An inline view is a type of subquery in which the subquery is embedded in the FROM clause of a calling query (see Chapter 8).

The following query is a Top-N query. All movie titles are selected in the subquery. The query result is trimmed to only four rows before passing over the network. The result is a small sample subset of the potentially much larger inline query.

SELECT * FROM
  (SELECT TITLE FROM MOVIE ORDER BY TITLE)
WHERE ROWNUM < 4;

There are two important points to remember about Top-N queries:

  • WHERE ROWNUM > n produces a NULL result. The following example will return a result of "no rows selected" (NULL).

  • SELECT * FROM (SELECT TITLE, RANK, REVIEW_RANK, YEAR FROM MOVIE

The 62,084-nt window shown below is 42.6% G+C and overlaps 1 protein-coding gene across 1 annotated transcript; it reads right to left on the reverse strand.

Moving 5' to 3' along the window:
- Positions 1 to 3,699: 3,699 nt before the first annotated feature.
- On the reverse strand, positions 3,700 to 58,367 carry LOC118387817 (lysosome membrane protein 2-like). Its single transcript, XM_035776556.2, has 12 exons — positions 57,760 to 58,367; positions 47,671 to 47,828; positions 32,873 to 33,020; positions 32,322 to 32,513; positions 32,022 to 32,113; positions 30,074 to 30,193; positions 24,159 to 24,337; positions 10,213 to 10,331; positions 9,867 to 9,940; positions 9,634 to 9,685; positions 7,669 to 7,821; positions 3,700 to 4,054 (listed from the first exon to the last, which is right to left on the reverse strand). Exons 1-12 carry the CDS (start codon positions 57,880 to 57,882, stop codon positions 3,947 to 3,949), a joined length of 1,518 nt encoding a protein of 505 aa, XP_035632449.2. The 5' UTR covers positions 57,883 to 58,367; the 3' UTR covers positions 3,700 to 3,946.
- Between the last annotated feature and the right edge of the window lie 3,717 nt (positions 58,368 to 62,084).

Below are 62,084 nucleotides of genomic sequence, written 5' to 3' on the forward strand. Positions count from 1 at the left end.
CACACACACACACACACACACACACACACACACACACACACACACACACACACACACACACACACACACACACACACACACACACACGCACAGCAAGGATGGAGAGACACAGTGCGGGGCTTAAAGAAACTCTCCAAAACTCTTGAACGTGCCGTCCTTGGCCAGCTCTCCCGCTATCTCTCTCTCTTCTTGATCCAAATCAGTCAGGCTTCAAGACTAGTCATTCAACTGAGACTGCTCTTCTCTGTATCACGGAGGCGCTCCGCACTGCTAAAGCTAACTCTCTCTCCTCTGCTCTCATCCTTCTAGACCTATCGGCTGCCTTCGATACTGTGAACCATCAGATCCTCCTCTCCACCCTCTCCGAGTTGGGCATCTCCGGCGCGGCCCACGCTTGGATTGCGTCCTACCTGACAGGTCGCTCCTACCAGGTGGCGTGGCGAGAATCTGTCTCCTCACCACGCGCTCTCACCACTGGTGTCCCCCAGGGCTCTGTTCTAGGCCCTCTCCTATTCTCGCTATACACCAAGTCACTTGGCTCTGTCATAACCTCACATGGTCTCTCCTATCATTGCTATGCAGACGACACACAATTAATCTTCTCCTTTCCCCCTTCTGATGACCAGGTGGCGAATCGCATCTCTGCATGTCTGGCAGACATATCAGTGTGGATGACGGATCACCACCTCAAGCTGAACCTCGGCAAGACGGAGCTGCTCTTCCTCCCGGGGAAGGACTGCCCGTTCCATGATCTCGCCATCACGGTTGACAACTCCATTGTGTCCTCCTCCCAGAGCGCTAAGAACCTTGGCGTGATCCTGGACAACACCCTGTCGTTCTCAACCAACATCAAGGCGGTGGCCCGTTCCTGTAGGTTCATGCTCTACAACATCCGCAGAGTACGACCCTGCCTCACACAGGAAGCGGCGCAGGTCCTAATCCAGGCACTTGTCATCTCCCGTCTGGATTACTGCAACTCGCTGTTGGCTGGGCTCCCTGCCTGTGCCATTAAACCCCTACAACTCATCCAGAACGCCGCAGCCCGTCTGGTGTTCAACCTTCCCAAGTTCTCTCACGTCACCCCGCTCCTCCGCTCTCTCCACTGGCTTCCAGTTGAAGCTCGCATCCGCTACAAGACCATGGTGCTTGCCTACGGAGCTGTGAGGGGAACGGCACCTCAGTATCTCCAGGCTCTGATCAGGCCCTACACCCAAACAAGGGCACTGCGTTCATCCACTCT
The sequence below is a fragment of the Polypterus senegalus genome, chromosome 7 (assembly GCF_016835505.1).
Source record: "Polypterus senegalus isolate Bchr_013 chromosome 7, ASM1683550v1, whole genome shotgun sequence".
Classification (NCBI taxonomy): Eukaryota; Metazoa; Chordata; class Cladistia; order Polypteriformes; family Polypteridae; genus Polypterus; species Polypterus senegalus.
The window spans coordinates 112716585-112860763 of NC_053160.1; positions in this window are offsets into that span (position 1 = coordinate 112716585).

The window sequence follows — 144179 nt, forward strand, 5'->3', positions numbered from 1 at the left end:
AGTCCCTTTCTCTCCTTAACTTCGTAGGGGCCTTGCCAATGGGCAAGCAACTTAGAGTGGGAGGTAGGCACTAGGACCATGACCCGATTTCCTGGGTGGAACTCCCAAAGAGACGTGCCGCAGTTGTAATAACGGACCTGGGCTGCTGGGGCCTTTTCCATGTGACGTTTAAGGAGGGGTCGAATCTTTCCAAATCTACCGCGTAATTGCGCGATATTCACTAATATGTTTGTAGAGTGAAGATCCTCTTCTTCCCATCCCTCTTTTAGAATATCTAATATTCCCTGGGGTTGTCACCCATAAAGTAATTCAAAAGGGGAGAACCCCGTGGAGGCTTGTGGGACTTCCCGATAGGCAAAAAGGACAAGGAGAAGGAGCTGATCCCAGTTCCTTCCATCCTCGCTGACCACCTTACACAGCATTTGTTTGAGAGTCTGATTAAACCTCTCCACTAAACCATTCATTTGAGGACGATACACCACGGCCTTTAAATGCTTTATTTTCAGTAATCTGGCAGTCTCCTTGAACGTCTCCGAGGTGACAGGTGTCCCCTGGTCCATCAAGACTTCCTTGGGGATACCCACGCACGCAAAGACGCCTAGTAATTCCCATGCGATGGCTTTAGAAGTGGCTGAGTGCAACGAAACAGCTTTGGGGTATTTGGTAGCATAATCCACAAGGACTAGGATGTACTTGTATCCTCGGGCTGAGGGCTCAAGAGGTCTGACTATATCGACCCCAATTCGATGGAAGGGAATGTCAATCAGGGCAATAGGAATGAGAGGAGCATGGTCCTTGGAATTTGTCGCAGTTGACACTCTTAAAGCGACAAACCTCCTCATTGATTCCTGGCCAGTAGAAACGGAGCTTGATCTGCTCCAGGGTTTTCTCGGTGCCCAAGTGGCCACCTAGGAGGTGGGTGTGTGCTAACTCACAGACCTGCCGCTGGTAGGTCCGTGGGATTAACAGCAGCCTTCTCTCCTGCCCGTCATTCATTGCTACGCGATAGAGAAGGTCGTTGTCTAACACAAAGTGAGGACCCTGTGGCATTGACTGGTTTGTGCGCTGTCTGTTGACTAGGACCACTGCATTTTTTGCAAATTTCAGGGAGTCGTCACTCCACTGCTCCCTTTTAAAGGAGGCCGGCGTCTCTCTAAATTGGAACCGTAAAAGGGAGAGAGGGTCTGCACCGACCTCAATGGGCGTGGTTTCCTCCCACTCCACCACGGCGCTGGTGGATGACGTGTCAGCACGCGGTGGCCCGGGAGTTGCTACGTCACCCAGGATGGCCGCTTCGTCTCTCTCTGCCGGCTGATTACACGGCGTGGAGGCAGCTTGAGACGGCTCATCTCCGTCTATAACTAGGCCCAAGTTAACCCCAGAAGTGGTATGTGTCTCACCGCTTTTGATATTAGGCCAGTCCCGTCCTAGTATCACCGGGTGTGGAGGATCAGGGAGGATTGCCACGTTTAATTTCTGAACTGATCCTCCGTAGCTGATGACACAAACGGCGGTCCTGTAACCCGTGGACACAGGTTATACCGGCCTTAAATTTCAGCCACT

ORDER BY RANK DESC)
    WHERE ROWNUM > 4;

    CAUTION

    WHERE ROWNUM > n will produce no rows. This is a likely trick question!

  • Top-N queries can be confused by application of an ORDER BY clause. The ROWNUM pseudocolumn filters out all rows but those specified as being less than a specified value. If a sort order is applied to the calling query containing the ROWNUM filter as opposed to the subquery, a spurious result could occur. This is aptly demonstrated in Figure 3.4.

Figure 3.4Figure 3.4 Top-N queries and placing an ORDER BY clause within an inline view subquery.

CAUTION

Remember to place an ORDER BY clause in the inline view subquery section of a Top-N query. You need to sort results before the ROWNUM comparison.

Figure 3.4 shows a notable difference between placing an ORDER BY clause in an inline view and placing it outside of an inline view. The reason is that the ORDER BY clause in a query will always be executed on the filtered result. In other words, the WHERE clause is always executed before the ORDER BY clause. Obviously, placing an ORDER BY clause inside the inline view resolves this issue.